Cam: ‘Ray Can Be More Involved’

However, Cam Cameron wants execution to improve and he won’t stop being aggressive.

Posted by Ryan Mink on Tuesday, September 21st, 2010 at 7:54 pm | Categories: Ryan Mink

Several offensive players stepped up after Sunday’s loss to the Cincinnati Bengals and said they were disappointed with the way they performed.

Now Offensive Coordinator Cam Cameron is taking his turn.

“We didn’t put our best foot forward Sunday,” Cameron said Tuesday. “We had opportunities to win and we didn’t get it done. We’ve got to do a better job offensively and it starts with me.”

Cameron has been criticized since Sunday’s game about not using Ray Rice enough on a day when Joe Flacco was struggling.

The Ravens threw the ball 39 times for 150 yards (3.8 per attempt) with one touchdown and four interceptions. They ran the ball 23 times for 109 yards (4.7 per attempt). Rice notched 87 yards rushing on 16 attempts and caught four passes for 30 yards.

“In hindsight, you can always say you should have done more of the other,” Cameron said. “There’s no question we can continue to get Ray Rice more involved.”

However, there were 40 total touches spread amongst the Ravens’ offensive threats. Rice got half of them (20 total). Against the Jets in Week 1, Rice had 23 of the Ravens’ 55 touches.

Cameron has traditionally aimed for between 20 and 30 touches per game for Rice. Also, as Head Coach John Harbaugh said Monday, Rice sustained a minor ankle injury during the game.

Cameron doesn’t feel that a lack of touches for Rice caused the offense’s problems. Obviously, turnovers doomed the Ravens, but there was also a lack of execution, particularly on some big plays that could have drastically changed the outlook of the game.

Just because those plays didn’t connect at times Sunday didn’t leave Cameron less hesitant to call them when the matchups later presented themselves. And Cameron isn’t going to stop being aggressive moving forward.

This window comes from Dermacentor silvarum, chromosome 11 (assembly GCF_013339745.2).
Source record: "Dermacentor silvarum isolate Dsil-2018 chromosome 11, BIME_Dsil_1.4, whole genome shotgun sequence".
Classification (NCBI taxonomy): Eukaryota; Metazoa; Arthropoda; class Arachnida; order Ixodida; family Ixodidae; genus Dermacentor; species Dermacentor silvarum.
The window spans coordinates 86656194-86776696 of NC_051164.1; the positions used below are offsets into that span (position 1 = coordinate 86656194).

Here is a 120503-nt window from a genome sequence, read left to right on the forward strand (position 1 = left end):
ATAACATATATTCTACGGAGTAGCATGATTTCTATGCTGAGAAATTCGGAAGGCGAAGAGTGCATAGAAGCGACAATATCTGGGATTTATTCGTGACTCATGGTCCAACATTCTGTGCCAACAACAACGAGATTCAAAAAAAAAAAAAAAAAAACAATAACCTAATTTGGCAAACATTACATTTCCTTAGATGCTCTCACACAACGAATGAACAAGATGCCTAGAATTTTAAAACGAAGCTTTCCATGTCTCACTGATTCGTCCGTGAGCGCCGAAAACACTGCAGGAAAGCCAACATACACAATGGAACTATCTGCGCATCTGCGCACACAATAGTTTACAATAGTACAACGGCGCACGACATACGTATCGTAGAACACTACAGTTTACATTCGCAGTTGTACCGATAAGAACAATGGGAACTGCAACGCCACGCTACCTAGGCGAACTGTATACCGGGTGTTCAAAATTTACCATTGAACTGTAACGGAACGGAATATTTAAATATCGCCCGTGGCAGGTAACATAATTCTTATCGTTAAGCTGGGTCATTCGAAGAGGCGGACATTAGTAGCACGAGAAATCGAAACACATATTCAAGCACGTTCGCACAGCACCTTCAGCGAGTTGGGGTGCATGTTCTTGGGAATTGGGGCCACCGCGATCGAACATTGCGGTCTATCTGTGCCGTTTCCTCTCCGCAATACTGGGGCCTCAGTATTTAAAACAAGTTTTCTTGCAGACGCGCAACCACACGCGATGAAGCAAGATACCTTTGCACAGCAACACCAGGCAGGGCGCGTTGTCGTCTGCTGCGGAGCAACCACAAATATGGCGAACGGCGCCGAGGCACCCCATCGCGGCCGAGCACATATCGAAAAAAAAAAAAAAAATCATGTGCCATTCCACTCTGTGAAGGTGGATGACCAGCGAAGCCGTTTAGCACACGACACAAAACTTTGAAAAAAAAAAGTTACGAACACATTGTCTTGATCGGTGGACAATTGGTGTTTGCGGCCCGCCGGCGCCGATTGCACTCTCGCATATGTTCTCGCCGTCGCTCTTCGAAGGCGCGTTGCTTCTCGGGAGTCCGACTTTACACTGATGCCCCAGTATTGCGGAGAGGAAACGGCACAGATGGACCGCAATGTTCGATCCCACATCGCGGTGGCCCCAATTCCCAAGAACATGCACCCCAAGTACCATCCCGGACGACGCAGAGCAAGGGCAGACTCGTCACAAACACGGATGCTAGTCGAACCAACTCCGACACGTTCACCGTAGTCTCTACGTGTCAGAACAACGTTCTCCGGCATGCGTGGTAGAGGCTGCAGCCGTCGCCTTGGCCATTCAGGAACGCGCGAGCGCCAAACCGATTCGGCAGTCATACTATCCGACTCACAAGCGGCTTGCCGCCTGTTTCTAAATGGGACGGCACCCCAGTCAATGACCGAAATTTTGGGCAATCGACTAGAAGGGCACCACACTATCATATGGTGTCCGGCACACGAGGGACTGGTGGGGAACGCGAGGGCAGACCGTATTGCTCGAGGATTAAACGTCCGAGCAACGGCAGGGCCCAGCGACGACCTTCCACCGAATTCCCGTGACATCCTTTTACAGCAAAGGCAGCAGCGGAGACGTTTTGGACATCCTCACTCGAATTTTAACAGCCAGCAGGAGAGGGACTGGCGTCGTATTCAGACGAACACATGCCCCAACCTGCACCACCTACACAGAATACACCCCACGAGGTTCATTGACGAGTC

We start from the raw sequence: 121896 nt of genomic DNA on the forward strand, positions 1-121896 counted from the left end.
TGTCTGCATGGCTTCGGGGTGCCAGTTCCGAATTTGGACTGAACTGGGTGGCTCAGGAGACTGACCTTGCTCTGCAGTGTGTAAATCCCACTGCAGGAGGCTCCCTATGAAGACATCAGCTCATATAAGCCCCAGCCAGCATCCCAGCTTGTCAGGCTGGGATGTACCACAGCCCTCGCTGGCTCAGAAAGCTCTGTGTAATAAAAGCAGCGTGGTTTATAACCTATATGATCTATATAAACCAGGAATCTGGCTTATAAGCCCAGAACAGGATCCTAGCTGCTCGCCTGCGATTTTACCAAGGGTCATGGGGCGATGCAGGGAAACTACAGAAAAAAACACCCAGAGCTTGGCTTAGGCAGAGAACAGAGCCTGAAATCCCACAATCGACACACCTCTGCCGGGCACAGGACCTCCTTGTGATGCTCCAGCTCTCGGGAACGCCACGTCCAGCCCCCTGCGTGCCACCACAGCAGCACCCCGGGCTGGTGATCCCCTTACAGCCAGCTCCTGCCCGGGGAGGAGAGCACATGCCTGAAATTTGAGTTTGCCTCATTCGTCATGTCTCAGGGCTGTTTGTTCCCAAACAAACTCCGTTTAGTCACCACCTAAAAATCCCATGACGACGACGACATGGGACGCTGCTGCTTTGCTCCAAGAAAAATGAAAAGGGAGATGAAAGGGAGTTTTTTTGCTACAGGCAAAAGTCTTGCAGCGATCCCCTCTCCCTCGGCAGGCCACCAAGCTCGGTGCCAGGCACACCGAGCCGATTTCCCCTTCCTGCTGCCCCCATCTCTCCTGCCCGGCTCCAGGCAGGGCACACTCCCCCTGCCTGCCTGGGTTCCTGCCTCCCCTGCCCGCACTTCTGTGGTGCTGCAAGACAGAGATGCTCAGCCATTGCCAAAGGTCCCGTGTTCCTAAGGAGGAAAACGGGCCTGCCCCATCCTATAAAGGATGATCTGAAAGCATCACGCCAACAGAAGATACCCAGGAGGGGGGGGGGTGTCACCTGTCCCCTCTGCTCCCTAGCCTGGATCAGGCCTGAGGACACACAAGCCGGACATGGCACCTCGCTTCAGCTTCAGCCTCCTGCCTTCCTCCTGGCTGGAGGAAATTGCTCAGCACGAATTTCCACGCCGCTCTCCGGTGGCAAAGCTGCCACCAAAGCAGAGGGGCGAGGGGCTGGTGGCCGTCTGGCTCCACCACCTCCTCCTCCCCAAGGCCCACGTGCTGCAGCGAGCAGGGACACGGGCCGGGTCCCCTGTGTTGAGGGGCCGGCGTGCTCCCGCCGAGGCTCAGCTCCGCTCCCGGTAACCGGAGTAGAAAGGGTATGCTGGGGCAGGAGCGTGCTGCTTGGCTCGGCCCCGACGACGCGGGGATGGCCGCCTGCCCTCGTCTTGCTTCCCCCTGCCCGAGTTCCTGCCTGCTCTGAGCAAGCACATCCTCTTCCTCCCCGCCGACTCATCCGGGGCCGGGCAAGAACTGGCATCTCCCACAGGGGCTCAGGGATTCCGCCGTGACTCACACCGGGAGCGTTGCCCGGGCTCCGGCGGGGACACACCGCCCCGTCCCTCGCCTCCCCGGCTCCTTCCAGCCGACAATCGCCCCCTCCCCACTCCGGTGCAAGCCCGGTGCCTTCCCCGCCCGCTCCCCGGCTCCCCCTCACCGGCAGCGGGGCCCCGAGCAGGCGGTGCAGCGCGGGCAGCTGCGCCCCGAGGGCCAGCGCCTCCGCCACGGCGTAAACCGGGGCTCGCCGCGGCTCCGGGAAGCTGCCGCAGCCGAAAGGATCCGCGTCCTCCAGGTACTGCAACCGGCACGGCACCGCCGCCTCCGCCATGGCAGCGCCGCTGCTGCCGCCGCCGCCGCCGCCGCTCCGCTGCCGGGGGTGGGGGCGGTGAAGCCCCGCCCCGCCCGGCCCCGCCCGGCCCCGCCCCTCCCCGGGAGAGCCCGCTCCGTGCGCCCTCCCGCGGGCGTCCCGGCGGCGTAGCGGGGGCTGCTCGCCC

“You’ve got to have confidence in your quarterback, which we do, and confidence to throw the football in critical situations,” Cameron said.

“I think everyone knows how we feel about the running game, but we need to be able to do both. Our guys know that for us to be successful we’ve got to be able to run it and throw it successfully in times that it has to get done.”

Cameron said Flacco had perhaps his best-ever week of practice leading up to Sunday’s game against the Bengals. Accordingly, the game plan was to “do certain things throwing the football,” Cameron said.

Flacco started out the game on a rough note, completing 5-of-17 passes for 23 yards, but Cameron felt they straightened out a few things during the halftime break and the results showed.

Rice ran on the first two plays out of the break for a combined 11 yards. Then, catching the Bengals off balance, Flacco took to the air for five straight passes, capped off by a beautiful 31-yard touchdown pass to Derrick Mason to give Baltimore its first lead. Flacco went 4-for-5 for 69 yards on the drive.

“You just can’t give up on things, especially when you saw what happened at the start of the second half,” Cameron said.

Flacco hit Rice on a short throw for a gain of 19 yards to open the next drive and things were looking up. Then Cameron dialed up three straight passing plays. The first was incomplete deep to Mason and the next, a quick toss outside to Boldin, was stopped for a loss of 2.

Facing a third-and-long, Flacco made one of his worst passes into traffic across the middle, where it was intercepted by Leon Hall. Flacco was picked off two more times in the fourth quarter, including once on a tipped ball by a defensive lineman.

“It was just giving our playmakers chances to make plays to put the game away,” Cameron said.

“That is not going to keep me from giving guys opportunities. That’s not always going to mean running the ball, though we have a great appreciation and really believe in running the football. That hasn’t changed.”

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